Choosing whether to lease a new vehicle instead of buying it largely comes down to one’s priorities. For some drivers, getting a new set of wheels is all about dollars and cents. For others, it’s more about forming an emotional connection to the car. Before opting for one path or the other, it’s important to understand the key distinctions.

The major drawback of leasing is that you don’t acquire any equity in the vehicle. It’s a bit like renting an apartment – you make monthly payments, but have no ownership claim to the property when the lease expires. Consequently, you can’t sell the car a few years later and use the proceeds to help buy your next automobile.

However, there are a number of cases where a lease offers a definite advantage. Its benefits include:

  • Lower initial payments. If your monthly bill is a major concern, leases offer savings in the short-term. While you might pay a bit more interest, the principal portion of your payment is usually considerably less than that of a loan. As a result, lessees are often able to afford more luxurious cars than they otherwise could.
  • A new car every few years. For a lot of people, there’s nothing like the feeling of driving away with a brand new ride. If you’re one of them, leasing may be the way to go. When the lease is up in a few years, you can return it and get your next new car.
  • Worry-free maintenance. Many new cars offer a warranty that lasts at least three years or 36 months. So when you take out a three-year lease, most repairs you need will probably be covered. Leasing arrangements largely eliminate the possibility of a significant, unforeseen expense.
  • No resale worries. Are you the type of person who hates to haggle? If so, the idea of selling your used car to a dealership or a private buyer probably has you reaching for the antacids. With a lease, you simply return the car. The only thing you have to worry about is paying any end-of-lease fees, including those for abnormal wear or additional mileage on the vehicle.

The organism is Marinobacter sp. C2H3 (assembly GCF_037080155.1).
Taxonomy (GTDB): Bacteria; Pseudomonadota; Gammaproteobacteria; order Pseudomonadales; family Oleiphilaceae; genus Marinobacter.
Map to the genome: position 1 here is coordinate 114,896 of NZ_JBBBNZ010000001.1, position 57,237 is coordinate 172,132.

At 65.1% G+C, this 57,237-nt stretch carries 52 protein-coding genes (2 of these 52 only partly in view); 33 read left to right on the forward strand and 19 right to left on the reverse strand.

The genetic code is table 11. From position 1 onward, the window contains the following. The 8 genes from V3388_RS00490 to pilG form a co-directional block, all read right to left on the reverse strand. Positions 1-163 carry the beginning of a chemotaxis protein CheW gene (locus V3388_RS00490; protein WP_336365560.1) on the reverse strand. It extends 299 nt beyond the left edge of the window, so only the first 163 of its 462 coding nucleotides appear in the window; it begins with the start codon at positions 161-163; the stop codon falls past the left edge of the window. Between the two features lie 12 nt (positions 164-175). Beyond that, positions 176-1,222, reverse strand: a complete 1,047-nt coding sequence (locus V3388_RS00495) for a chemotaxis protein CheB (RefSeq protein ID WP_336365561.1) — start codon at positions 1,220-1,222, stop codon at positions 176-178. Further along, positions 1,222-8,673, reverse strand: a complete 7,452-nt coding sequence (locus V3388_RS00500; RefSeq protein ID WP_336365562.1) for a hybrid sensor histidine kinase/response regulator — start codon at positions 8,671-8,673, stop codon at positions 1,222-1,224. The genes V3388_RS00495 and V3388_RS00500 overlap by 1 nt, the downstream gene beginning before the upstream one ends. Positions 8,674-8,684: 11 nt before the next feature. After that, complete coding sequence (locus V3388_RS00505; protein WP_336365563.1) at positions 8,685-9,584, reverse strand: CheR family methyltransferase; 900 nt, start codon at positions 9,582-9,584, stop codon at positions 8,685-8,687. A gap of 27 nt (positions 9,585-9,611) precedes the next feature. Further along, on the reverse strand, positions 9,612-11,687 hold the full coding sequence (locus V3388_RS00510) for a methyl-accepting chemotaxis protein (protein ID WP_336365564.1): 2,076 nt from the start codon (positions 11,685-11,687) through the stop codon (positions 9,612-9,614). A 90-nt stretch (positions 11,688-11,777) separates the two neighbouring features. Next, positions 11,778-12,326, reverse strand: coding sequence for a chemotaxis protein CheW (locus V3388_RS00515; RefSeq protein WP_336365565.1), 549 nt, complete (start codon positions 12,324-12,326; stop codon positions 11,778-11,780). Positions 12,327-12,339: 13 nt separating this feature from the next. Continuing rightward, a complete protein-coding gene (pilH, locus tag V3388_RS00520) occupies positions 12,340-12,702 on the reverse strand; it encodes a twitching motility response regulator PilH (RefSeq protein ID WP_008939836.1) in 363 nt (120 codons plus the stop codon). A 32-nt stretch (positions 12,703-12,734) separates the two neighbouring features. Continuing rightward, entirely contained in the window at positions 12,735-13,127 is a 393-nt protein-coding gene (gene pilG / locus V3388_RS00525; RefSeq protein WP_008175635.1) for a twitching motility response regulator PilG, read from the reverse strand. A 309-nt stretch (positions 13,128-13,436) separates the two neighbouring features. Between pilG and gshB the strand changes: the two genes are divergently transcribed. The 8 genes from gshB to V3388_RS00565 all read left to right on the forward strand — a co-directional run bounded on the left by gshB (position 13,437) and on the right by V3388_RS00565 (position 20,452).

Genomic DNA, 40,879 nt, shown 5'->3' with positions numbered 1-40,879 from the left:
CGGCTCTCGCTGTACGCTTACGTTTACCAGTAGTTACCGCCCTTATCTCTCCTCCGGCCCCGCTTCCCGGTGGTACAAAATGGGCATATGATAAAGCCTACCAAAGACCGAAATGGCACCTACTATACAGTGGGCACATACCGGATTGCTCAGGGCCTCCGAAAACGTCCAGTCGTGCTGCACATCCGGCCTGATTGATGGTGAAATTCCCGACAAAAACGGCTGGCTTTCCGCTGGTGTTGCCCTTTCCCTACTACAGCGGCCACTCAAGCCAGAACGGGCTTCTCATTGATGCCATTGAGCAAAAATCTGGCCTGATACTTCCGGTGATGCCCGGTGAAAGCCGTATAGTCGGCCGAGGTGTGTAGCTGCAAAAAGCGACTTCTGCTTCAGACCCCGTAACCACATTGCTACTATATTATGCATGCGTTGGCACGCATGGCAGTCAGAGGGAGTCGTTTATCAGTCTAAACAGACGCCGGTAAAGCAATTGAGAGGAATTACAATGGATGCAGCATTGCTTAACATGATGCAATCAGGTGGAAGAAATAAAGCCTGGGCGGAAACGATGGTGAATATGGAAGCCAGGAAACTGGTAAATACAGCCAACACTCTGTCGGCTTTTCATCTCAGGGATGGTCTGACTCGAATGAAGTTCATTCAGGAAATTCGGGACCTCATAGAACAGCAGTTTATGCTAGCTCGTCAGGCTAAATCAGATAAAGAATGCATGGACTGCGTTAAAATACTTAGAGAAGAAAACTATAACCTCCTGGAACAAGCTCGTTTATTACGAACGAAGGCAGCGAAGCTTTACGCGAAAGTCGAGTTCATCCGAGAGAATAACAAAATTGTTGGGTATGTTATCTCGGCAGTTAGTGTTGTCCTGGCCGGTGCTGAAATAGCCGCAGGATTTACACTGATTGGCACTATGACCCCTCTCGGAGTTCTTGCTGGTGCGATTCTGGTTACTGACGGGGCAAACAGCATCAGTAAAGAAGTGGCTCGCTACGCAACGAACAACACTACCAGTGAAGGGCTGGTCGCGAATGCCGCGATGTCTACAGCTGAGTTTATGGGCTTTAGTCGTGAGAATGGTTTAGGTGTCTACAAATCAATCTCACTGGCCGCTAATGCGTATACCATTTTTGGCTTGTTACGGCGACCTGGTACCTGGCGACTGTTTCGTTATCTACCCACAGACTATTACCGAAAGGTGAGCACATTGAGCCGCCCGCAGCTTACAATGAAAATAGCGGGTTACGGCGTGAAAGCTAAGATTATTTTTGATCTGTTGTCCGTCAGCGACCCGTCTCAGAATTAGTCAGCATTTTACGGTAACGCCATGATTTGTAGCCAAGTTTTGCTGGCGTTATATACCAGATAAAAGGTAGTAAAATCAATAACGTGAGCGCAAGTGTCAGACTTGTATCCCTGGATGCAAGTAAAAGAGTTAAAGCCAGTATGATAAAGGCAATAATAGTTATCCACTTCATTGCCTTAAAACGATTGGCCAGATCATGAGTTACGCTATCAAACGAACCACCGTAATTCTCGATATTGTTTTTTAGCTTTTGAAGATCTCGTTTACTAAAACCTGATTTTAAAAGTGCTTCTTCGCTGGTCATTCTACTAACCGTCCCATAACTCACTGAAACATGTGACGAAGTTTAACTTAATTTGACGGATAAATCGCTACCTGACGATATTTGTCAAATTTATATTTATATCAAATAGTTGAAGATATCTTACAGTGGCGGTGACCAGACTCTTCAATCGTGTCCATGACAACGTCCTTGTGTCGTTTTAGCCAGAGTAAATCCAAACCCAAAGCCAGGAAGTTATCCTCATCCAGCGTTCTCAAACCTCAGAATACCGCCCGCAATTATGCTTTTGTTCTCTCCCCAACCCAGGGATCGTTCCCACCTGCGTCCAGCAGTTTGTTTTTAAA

• Maximizing tax deductions. If you use your car for business purposes, a lease will often afford you more tax write-offs than a loan. That’s because the IRS allows you to deduct both the depreciation and financing costs that are part of each monthly payment. If you’re leasing a luxury automobile, however, the amount you can write off may be limited. 

Some Caveats

If you’re thinking about the long-term financial impact, leases start to look less attractive. Because you don’t build equity and have to pay certain fees that don’t come with a loan, including an acquisition fee (also called a lease initiation fee), experts say it’s usually cheaper overall to buy a car and hold onto it for as long as possible.

It’s also worth keeping in mind that leases provide less flexibility than buying. Annual mileage limits – whether they're 12,000 miles or 15,000 miles – are fairly standard. If you exceed those, you could face a hefty fee. Additionally, leases discourage you from customizing your car. The finance company may require you to reverse any modifications prior to returning it, which can be a pain – and an extra expense.

Also be aware that if your car is totaled in an accident before the end of your lease, you may be liable for additional costs not covered by your car insurance unless the lease included car gap insurance to cover any problems. (See also: Get Up To Speed On Car Gap Insurance.)

Take these factors into consideration before starting your search for a new vehicle.

The Bottom Line

For drivers who love stepping into a new car every few years, leasing can be an attractive option. Leases generally come with an option to buy at the end, but they make the most financial sense if you’re confident you don’t want to hold onto the automobile long-term. (See also: Loan or Lease? calculator.)